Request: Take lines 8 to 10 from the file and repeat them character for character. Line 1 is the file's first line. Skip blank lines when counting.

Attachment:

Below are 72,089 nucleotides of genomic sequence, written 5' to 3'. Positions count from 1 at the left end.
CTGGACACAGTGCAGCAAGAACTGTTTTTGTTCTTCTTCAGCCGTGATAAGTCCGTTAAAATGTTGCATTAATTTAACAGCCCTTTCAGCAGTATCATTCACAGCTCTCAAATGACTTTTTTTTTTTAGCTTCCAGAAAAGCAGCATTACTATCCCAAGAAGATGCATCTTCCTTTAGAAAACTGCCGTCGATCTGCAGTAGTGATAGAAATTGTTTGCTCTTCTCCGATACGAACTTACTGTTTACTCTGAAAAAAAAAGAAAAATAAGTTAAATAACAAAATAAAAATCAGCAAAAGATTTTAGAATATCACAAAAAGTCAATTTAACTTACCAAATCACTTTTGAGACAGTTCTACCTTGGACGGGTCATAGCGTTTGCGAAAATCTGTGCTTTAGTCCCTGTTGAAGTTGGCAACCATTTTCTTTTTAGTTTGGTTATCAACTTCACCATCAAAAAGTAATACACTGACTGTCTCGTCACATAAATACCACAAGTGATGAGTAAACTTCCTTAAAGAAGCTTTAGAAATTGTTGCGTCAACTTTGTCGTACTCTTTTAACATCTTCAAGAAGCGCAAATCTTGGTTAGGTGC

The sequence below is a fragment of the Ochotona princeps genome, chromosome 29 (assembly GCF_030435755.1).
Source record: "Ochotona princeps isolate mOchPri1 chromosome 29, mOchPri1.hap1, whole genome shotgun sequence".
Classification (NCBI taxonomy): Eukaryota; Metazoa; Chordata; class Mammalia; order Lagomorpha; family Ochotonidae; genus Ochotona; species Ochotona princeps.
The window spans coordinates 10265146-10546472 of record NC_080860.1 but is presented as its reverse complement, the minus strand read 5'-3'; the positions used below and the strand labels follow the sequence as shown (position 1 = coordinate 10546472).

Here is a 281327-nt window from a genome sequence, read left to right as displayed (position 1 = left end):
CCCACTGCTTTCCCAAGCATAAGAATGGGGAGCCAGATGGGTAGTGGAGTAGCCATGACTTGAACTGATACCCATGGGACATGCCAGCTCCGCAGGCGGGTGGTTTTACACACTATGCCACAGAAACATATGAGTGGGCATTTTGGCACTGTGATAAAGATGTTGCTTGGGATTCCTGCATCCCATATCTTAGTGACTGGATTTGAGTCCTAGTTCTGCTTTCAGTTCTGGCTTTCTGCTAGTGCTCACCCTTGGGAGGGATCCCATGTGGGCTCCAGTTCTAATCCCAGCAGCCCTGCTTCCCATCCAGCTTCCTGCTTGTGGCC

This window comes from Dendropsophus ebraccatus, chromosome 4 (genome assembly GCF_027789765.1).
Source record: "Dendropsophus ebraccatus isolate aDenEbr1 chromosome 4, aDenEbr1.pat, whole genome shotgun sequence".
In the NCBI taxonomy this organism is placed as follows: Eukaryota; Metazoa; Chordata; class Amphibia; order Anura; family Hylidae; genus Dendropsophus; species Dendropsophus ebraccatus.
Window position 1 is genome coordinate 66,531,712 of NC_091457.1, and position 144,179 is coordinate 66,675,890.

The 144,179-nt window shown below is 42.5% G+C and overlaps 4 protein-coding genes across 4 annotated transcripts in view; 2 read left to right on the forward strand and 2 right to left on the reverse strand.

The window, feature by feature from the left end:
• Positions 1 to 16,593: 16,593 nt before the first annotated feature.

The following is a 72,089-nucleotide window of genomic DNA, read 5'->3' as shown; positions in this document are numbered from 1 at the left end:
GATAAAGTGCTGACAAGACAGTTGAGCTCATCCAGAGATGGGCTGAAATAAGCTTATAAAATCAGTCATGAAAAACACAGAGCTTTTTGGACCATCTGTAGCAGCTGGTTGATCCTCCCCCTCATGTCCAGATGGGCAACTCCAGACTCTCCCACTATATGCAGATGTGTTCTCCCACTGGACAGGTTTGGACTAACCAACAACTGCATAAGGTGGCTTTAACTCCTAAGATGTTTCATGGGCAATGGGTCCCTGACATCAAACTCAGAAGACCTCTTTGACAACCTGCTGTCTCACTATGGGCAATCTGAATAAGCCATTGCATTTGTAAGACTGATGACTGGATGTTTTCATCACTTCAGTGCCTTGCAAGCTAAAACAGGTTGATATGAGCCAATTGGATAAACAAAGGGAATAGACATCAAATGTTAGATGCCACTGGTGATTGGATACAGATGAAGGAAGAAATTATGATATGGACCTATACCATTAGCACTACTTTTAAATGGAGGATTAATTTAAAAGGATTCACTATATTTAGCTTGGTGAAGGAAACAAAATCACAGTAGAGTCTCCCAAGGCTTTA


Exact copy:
CCCACTGCTTTCCCAAGCATAAGAATGGGGAGCCAGATGGGTAGTGGAGTAGCCATGACTTGAACTGATACCCATGGGACATGCCAGCTCCGCAGGCGGGTGGTTTTACACACTATGCCACAGAAACATATGAGTGGGCATTTTGGCACTGTGATAAAGATGTTGCTTGGGATTCCTGCATCCCATATCTTAGTGACTGGATTTGAGTCCTAGTTCTGCTTTCAGTTCTGGCTTTCTGCTAGTGCTCACCCTTGGGAGGGATCCCATGTGGGCTCCAGTTCTAATCCCAGCAGCCCTGCTTCCCATCCAGCTTCCTGCTTGTGGCC

This window comes from Dendropsophus ebraccatus, chromosome 4 (genome assembly GCF_027789765.1).
Source record: "Dendropsophus ebraccatus isolate aDenEbr1 chromosome 4, aDenEbr1.pat, whole genome shotgun sequence".